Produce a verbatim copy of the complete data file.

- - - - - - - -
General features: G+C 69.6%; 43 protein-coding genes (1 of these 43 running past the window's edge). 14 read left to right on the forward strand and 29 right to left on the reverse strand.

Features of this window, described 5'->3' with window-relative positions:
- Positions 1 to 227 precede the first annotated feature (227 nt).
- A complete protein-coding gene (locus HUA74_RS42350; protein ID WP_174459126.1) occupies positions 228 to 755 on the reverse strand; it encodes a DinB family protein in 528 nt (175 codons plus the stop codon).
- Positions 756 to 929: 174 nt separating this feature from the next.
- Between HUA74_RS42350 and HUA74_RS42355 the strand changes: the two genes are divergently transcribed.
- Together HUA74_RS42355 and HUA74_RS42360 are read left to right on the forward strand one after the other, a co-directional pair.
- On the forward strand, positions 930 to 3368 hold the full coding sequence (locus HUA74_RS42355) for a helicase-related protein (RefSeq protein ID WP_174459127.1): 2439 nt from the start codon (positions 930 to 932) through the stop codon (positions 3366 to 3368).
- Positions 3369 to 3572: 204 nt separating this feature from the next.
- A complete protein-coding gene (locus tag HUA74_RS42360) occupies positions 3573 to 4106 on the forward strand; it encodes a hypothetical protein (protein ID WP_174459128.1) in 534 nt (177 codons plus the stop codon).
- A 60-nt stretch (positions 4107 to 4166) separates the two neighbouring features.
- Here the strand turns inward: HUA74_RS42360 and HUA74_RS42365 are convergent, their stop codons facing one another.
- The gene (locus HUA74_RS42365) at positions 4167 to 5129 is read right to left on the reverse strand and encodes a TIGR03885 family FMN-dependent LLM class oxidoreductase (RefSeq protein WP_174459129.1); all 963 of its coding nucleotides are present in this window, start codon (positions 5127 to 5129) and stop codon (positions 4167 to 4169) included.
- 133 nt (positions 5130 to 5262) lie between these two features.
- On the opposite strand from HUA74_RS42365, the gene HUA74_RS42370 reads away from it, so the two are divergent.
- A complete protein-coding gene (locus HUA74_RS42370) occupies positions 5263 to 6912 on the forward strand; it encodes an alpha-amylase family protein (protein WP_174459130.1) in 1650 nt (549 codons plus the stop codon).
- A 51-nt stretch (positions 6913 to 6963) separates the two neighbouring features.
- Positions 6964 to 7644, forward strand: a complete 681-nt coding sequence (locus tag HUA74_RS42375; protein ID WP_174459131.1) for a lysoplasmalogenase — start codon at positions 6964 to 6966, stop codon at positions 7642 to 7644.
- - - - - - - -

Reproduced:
General features: G+C 69.6%; 43 protein-coding genes (1 of these 43 running past the window's edge). 14 read left to right on the forward strand and 29 right to left on the reverse strand.

Features of this window, described 5'->3' with window-relative positions:
- Positions 1 to 227 precede the first annotated feature (227 nt).
- A complete protein-coding gene (locus HUA74_RS42350; protein ID WP_174459126.1) occupies positions 228 to 755 on the reverse strand; it encodes a DinB family protein in 528 nt (175 codons plus the stop codon).
- Positions 756 to 929: 174 nt separating this feature from the next.
- Between HUA74_RS42350 and HUA74_RS42355 the strand changes: the two genes are divergently transcribed.
- Together HUA74_RS42355 and HUA74_RS42360 are read left to right on the forward strand one after the other, a co-directional pair.
- On the forward strand, positions 930 to 3368 hold the full coding sequence (locus HUA74_RS42355) for a helicase-related protein (RefSeq protein ID WP_174459127.1): 2439 nt from the start codon (positions 930 to 932) through the stop codon (positions 3366 to 3368).
- Positions 3369 to 3572: 204 nt separating this feature from the next.
- A complete protein-coding gene (locus tag HUA74_RS42360) occupies positions 3573 to 4106 on the forward strand; it encodes a hypothetical protein (protein ID WP_174459128.1) in 534 nt (177 codons plus the stop codon).
- A 60-nt stretch (positions 4107 to 4166) separates the two neighbouring features.
- Here the strand turns inward: HUA74_RS42360 and HUA74_RS42365 are convergent, their stop codons facing one another.
- The gene (locus HUA74_RS42365) at positions 4167 to 5129 is read right to left on the reverse strand and encodes a TIGR03885 family FMN-dependent LLM class oxidoreductase (RefSeq protein WP_174459129.1); all 963 of its coding nucleotides are present in this window, start codon (positions 5127 to 5129) and stop codon (positions 4167 to 4169) included.
- 133 nt (positions 5130 to 5262) lie between these two features.
- On the opposite strand from HUA74_RS42365, the gene HUA74_RS42370 reads away from it, so the two are divergent.
- A complete protein-coding gene (locus HUA74_RS42370) occupies positions 5263 to 6912 on the forward strand; it encodes an alpha-amylase family protein (protein WP_174459130.1) in 1650 nt (549 codons plus the stop codon).
- A 51-nt stretch (positions 6913 to 6963) separates the two neighbouring features.
- Positions 6964 to 7644, forward strand: a complete 681-nt coding sequence (locus tag HUA74_RS42375; protein ID WP_174459131.1) for a lysoplasmalogenase — start codon at positions 6964 to 6966, stop codon at positions 7642 to 7644.